Money is a major source of tension in any marriage. It can be especially sticky in a remarriage.
It doesn't have to be that way, says Patricia Schiff Estess, author of Money Advice for Your Successful Remarriage. A veteran finance writer and editor from New York, she's been happily remarried more than 20 years. Her advice is to confront the monetary aspects of your new life head-on and early in the relationship. That way, you can build a foundation of informed trust for your new union.
Marriage is a partnership of love and affection, and economics represents just one part of that partnership," Estess says. "If you're willing to make the effort, you can put money issues in their place and get on with creating a happy life together."
Share all your financial information with each other. Keep secrets from each other now, says Scott Neal, a financial planner in Lexington, Ky. and your relationship will pay for it later. "As painful as it can be, full disclosure is the way to go," says Neal, who works with many remarried couples and blended families.
Be specific and thorough. If your divorce decree stipulates that support checks from your former husband will stop when you remarry, tell your new partner. Discuss what you spend on your kids each month - both formal child support and the informal amount you spend on gifts, phone calls, piano lessons or whatever.
Don't skip or gloss over subjects that make you squirm. Realize that even seemingly straightforward subjects can raise highly emotional issues. It's quite common for at least one spouse to bring a great deal of debt to a second marriage; a significant credit card balance to pay off, for example. "A lot of people have difficulty bringing it up," Neal adds.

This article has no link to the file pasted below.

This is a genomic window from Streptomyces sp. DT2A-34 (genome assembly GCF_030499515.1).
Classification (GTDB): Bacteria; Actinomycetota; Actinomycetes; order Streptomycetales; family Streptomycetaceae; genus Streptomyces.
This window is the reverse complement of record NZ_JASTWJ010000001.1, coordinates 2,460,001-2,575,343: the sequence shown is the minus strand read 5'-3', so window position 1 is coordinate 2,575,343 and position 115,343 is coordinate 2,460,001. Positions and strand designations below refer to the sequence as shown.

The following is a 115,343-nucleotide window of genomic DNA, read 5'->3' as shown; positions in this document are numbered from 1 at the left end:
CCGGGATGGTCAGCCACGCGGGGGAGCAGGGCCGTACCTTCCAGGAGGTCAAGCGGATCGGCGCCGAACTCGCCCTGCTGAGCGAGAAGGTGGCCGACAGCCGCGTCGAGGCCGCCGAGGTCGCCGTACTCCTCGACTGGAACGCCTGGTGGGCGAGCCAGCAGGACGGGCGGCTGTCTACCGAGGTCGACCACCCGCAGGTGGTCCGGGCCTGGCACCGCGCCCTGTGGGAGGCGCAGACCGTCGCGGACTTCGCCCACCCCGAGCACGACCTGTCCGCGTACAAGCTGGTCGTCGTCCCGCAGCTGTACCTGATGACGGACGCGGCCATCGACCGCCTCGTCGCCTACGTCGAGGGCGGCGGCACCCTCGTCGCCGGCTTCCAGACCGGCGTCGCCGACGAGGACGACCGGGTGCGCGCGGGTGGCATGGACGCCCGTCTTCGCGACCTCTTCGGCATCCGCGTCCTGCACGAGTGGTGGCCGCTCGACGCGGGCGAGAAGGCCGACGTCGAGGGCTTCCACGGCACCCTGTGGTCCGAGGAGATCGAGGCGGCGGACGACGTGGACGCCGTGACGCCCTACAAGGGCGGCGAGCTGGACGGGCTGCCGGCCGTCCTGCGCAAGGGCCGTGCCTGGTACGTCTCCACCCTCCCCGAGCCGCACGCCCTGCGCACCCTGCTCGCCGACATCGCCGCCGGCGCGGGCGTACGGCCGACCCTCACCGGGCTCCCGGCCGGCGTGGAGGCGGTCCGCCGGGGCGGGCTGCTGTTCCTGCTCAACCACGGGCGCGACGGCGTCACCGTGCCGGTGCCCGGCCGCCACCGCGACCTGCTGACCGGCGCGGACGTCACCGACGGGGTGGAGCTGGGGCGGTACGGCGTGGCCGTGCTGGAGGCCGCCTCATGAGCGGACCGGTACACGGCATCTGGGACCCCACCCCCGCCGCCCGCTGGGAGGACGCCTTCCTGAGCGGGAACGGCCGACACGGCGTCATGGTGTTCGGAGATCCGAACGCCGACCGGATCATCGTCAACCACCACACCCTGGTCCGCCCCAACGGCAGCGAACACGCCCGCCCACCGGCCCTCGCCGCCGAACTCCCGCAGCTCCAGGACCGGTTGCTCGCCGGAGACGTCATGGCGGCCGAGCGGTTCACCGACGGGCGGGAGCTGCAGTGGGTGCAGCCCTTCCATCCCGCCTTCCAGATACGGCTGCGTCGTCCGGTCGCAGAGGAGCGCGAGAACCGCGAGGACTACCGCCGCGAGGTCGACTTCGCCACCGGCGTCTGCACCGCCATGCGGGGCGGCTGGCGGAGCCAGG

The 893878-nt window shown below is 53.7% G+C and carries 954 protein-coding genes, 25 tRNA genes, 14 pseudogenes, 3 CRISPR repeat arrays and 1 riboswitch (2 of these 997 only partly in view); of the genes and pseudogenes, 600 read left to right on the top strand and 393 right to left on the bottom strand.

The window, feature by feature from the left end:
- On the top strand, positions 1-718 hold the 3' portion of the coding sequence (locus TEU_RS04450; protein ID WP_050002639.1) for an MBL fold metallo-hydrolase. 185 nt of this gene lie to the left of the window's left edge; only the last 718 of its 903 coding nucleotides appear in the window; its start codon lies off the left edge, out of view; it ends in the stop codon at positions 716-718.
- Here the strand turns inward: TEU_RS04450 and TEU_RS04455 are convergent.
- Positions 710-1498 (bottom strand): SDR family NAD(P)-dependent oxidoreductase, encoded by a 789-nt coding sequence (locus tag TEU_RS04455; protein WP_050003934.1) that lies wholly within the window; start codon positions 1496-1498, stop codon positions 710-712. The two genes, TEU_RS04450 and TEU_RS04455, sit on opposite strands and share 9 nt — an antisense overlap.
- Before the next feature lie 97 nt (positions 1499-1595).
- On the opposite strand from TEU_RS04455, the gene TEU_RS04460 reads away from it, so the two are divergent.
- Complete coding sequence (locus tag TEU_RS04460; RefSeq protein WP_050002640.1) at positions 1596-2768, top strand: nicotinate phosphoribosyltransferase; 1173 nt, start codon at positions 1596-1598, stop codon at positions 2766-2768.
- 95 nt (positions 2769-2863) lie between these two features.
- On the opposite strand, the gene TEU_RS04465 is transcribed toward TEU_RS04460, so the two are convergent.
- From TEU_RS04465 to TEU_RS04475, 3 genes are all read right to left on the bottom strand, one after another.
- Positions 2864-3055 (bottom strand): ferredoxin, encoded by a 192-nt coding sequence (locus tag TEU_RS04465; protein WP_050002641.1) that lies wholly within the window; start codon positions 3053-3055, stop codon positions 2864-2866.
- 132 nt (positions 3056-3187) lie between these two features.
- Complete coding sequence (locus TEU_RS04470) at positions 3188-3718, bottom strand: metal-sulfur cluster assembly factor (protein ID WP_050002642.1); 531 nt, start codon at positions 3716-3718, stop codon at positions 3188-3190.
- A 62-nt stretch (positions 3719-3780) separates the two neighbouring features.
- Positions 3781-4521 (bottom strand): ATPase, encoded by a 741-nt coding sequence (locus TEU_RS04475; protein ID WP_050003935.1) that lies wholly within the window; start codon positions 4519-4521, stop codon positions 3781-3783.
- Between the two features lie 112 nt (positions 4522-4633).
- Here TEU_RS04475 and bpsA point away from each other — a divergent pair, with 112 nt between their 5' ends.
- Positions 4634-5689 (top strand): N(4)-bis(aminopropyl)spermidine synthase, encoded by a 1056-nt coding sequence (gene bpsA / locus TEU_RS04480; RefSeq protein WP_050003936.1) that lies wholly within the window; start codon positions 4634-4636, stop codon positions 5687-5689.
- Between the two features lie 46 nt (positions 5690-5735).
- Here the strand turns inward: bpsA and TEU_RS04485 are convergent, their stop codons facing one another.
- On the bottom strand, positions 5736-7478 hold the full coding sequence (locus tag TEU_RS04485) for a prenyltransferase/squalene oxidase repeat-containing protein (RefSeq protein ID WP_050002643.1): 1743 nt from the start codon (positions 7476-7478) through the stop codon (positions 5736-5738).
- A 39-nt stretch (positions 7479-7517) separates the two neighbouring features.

Once you've talked about facts, it's easier to share feelings about money-related issues and figure out how you're going to handle finances as a family. Remember, says Estess, that "husbands and wives who feel they have equal control over how money is spent have a more tranquil relationship."
First is the matter of who pays for what and out of which account. Think in terms of the "pot system." Here's how it works:
The one-pot system involves putting all the family's accounts -- checking, savings, investments, everything -- in both names.
The two-pot system divides accounts into "mine" and "yours" -- and rarely comes out evenly. This option works for those who are adamant about handling their own finances and who may be happier not having to justify their decisions about individual expenditures. Couples who opt for this tend to be more affluent or have strong needs for personal autonomy. But watch for problems when there's an inequality in income.
The three-pot system involves a "my" account, a "your" account, and an "our" account. This is the most popular arrangement and the one favored by most experts. It can work one of two ways:
"No one system is perfect," says Jean Lown, a family economist and professor in the Department of Human Environments at Utah State University who studied how 60 blended families handled their finances. "The important thing is agreeing on whatever system you are using."
Budgeting is pretty much the same in a second marriage as in a first, except for child support and alimony (or maintenance). But "there are a lot of issues tied up with these things," Estess says. "The wife may be gritting her teeth every time they send off a check to his ex. Maybe one set of children is getting more than the other. Perhaps her children's father isn't keeping up support payments and the stepfather is expected to make up the difference. Or the husband gets laid off and his second wife winds up taking care of supporting his first family."
This can be tricky terrain. When dealing with such matters, stick with the facts, hear each other out, try to understand what feelings are prompting your partner's behavior, and do your best not to interrupt, ridicule, attack or yell. If you have a problem with your spouse's actions, try asking gently, "Why are you doing this?" If your conversation reaches a sticking point or emotions run high, perhaps a counselor or facilitator can help you walk through the issues.
Making all financial decisions together is the best way to do it, says Margorie Engel, chair of educational resources for the Stepfamily Association of America. Whether you split up the tasks of bill paying and paperwork or take turns is irrelevant, as long as everyone is involved and has a say in things, Engel says.